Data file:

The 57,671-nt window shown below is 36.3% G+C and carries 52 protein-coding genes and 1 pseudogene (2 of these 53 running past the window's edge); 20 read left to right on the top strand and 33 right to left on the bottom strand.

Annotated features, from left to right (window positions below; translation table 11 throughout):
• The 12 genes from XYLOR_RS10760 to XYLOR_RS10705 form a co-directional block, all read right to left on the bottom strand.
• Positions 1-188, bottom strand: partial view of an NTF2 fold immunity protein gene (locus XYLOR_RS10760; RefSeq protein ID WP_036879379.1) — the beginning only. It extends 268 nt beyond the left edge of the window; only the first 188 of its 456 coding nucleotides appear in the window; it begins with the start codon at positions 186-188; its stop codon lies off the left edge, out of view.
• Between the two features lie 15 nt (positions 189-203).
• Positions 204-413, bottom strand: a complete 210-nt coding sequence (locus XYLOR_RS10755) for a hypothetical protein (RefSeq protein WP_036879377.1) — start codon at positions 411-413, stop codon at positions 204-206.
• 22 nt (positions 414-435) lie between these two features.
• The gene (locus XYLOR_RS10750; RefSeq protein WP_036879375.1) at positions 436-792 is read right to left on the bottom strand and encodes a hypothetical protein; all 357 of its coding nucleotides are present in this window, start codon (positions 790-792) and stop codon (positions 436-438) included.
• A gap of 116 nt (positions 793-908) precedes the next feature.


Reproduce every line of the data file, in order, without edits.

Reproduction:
The 57,671-nt window shown below is 36.3% G+C and carries 52 protein-coding genes and 1 pseudogene (2 of these 53 running past the window's edge); 20 read left to right on the top strand and 33 right to left on the bottom strand.

Annotated features, from left to right (window positions below; translation table 11 throughout):
• The 12 genes from XYLOR_RS10760 to XYLOR_RS10705 form a co-directional block, all read right to left on the bottom strand.
• Positions 1-188, bottom strand: partial view of an NTF2 fold immunity protein gene (locus XYLOR_RS10760; RefSeq protein ID WP_036879379.1) — the beginning only. It extends 268 nt beyond the left edge of the window; only the first 188 of its 456 coding nucleotides appear in the window; it begins with the start codon at positions 186-188; its stop codon lies off the left edge, out of view.
• Between the two features lie 15 nt (positions 189-203).
• Positions 204-413, bottom strand: a complete 210-nt coding sequence (locus XYLOR_RS10755) for a hypothetical protein (RefSeq protein WP_036879377.1) — start codon at positions 411-413, stop codon at positions 204-206.
• 22 nt (positions 414-435) lie between these two features.
• The gene (locus XYLOR_RS10750; RefSeq protein WP_036879375.1) at positions 436-792 is read right to left on the bottom strand and encodes a hypothetical protein; all 357 of its coding nucleotides are present in this window, start codon (positions 790-792) and stop codon (positions 436-438) included.
• A gap of 116 nt (positions 793-908) precedes the next feature.